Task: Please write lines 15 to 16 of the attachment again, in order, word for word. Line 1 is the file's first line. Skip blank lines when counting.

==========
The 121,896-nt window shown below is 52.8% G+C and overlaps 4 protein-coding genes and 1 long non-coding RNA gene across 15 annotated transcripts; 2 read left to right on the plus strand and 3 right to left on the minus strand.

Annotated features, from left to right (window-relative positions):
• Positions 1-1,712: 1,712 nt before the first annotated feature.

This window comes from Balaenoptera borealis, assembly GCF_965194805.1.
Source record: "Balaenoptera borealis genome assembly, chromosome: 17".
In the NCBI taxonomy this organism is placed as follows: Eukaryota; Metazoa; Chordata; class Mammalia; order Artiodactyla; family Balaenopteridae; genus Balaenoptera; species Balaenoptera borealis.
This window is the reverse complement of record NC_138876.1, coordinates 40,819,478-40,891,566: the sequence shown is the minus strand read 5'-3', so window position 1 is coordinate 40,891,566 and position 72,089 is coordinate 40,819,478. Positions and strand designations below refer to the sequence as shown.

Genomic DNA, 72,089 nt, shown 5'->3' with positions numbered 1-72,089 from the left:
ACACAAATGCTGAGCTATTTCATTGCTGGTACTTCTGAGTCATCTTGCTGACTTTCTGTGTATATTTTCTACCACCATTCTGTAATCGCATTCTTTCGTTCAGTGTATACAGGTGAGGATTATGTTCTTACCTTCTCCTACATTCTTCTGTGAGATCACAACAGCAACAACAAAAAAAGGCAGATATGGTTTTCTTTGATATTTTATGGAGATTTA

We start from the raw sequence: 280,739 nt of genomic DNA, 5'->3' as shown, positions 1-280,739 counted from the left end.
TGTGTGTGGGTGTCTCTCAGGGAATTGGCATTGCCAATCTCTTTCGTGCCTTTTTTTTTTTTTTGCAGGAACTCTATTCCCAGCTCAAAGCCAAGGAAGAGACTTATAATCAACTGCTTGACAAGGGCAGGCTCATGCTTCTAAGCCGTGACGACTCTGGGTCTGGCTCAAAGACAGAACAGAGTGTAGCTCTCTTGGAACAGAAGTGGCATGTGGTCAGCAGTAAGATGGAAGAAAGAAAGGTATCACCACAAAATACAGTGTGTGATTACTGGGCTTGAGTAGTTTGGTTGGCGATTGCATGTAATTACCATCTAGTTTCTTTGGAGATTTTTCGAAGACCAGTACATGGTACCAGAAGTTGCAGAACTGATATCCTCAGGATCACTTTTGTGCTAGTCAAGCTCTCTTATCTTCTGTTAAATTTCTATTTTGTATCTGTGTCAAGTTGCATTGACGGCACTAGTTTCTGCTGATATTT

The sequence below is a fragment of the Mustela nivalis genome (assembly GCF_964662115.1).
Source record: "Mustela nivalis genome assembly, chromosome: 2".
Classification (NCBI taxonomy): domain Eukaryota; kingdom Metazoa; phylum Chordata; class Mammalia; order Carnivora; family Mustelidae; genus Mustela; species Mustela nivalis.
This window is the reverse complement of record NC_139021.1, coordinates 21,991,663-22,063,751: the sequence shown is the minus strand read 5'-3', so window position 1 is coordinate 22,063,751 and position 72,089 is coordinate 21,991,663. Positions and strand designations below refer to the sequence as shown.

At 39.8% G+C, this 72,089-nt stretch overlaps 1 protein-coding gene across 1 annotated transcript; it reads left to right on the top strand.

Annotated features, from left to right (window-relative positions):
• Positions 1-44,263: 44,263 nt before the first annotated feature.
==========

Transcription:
This window is the reverse complement of record NC_139021.1, coordinates 21,991,663-22,063,751: the sequence shown is the minus strand read 5'-3', so window position 1 is coordinate 22,063,751 and position 72,089 is coordinate 21,991,663. Positions and strand designations below refer to the sequence as shown.

At 39.8% G+C, this 72,089-nt stretch overlaps 1 protein-coding gene across 1 annotated transcript; it reads left to right on the top strand.